Whenever an occupied rental flat in Germany is converted into a freehold property or condominium, and sold, the incumbent tenant is decidedly well protected. German lawmakers put in place a general three-year security of tenure, commonly referred to as the “lock-up period.” Pursuant to Art. 577a, German Civil Code (BGB), a new owner may not give notice to the tenant to claim the right of intended owner-occupation within the first three years following the conversion if the tenant was already living in the flat at the time of the conversion. In municipalities where the demand for rental housing is particularly high, the “owner-occupation lock-up period” may actually be extended to ten years. It is up to the German states to decide which municipalities are affected and how long the extended period is supposed to be.
That said, legislation of this issue differs from one state to the next. In Saxony and Saxony-Anhalt, for instance, the lock-up period is three years everywhere, while in North Rhine-Westphalia 37 municipalities have longer lock-up periods. The maximum permissible lock-up period before owner-occupation may be claimed applies within the city limits of Hamburg and Munich. The situation in Berlin is somewhat more complex. The Senate directive in force since 2011 states that six of the city’s boroughs are subject to a seven-year security of tenure after the flat they live in was converted and sold. The extended period applies in the boroughs of Charlottenburg-Wilmersdorf, Friedrichshain-Kreuzberg, Mitte, Pankow, Steglitz-Zehlendorf, and Tempelhof-Schöneberg. The lock-up period in the remaining six boroughs is just three years.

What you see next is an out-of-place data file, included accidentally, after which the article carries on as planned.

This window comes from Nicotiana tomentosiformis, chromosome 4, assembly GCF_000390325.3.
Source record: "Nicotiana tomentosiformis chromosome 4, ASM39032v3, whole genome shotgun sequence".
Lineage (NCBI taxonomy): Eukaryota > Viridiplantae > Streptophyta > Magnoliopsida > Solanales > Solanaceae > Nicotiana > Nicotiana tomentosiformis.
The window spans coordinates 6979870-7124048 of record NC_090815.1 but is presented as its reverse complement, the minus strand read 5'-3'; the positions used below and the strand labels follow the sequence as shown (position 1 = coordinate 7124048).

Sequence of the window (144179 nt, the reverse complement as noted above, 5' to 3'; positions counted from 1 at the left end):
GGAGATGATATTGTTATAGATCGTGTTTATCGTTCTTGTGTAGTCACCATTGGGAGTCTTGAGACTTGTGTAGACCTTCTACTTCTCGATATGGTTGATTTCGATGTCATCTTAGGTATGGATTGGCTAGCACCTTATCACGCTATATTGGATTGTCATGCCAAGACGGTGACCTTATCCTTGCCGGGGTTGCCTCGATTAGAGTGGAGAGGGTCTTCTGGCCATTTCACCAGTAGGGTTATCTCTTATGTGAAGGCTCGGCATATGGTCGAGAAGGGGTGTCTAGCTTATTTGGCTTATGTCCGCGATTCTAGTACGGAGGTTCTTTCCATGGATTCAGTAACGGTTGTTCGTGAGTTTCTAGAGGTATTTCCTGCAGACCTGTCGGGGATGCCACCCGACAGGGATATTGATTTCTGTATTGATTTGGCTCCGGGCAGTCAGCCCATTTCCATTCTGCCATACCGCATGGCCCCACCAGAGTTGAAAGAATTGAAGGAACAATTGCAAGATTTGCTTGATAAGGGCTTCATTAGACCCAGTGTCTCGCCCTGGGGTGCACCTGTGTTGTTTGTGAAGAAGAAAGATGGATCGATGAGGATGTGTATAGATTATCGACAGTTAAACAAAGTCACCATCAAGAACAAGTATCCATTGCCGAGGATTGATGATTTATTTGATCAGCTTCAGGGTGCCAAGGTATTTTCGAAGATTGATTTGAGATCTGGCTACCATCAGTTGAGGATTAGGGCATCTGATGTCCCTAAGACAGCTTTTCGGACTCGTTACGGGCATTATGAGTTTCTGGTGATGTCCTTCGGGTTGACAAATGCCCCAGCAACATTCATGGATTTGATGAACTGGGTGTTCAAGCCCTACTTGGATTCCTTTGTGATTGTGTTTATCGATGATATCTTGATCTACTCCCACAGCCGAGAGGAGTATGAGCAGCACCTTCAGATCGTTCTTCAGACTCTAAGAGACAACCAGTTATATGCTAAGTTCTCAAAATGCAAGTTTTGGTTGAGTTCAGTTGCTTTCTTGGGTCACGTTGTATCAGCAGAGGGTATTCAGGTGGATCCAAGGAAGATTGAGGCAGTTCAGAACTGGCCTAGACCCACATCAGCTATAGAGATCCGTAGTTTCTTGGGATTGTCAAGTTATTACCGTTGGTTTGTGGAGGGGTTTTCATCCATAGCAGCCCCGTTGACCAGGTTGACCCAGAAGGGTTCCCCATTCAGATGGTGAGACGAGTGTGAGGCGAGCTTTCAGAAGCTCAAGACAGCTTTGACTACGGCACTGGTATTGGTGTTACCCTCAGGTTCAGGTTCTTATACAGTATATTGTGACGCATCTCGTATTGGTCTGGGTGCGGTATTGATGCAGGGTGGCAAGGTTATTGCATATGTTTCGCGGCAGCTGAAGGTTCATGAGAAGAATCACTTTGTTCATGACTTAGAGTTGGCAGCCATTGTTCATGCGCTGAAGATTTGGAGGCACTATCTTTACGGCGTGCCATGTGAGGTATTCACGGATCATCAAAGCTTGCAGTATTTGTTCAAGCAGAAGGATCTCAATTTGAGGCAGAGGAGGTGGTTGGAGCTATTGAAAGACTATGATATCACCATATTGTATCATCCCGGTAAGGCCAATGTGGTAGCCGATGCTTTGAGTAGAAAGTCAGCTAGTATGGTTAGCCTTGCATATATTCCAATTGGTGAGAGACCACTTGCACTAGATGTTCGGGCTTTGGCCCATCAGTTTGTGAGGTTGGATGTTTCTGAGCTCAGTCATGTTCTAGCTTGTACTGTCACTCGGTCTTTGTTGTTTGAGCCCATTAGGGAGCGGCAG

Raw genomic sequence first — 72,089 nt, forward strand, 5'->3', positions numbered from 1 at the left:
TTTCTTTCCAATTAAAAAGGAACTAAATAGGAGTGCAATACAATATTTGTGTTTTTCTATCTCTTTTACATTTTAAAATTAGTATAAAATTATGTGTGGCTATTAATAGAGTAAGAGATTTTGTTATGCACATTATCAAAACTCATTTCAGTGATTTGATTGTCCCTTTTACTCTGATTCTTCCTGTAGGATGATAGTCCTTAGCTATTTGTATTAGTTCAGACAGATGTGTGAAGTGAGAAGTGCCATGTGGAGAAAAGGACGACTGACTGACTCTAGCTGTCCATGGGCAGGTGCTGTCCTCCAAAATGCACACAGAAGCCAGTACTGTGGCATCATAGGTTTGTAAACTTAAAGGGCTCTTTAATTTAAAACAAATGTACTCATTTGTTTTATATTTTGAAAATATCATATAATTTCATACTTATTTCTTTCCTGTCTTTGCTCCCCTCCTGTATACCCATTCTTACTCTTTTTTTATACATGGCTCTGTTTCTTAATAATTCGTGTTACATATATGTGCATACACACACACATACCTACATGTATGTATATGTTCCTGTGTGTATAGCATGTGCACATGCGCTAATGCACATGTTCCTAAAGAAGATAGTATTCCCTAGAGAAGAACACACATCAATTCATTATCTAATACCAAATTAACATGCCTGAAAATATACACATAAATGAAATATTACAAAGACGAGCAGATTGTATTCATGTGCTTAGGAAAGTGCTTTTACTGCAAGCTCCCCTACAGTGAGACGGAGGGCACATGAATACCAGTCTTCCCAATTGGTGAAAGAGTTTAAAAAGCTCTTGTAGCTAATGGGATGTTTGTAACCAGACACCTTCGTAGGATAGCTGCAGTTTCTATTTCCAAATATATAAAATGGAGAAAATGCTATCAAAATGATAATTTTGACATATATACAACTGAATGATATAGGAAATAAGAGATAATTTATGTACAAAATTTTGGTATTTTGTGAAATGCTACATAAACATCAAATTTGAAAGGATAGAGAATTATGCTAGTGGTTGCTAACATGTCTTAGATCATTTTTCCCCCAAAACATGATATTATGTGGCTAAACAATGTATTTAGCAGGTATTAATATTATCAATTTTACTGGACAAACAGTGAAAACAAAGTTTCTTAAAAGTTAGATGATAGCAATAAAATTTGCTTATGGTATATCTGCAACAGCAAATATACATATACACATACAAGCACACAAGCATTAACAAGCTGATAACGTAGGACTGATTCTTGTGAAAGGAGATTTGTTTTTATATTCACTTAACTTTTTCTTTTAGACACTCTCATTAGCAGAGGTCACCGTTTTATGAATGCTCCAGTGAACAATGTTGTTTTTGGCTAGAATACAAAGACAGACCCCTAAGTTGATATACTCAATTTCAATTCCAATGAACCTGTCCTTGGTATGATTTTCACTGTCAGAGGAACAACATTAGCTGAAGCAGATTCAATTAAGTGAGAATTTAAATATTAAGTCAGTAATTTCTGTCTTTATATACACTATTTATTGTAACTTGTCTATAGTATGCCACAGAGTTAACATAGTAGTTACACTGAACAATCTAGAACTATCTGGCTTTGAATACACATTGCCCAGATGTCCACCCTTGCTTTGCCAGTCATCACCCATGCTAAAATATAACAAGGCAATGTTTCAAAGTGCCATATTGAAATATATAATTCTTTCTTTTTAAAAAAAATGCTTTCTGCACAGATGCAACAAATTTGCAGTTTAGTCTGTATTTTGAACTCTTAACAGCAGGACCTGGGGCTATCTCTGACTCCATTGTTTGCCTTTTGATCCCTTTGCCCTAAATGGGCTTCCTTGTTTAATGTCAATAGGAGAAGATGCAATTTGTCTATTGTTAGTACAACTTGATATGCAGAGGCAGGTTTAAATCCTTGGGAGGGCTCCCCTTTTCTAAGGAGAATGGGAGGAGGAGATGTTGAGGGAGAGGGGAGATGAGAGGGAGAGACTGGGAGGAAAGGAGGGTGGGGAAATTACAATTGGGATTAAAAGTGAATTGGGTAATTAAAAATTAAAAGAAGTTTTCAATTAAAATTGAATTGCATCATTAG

Regardless of the length of the lock-up period, it always starts at the time a given rental flat is converted into freehold property and sold. If the flat is resold during the lock-up period, the second sale will do nothing to extend the period. If a tenant moves into an apartment held as freehold property after the conversion, the statutory notice periods takes the place of the lock-up period.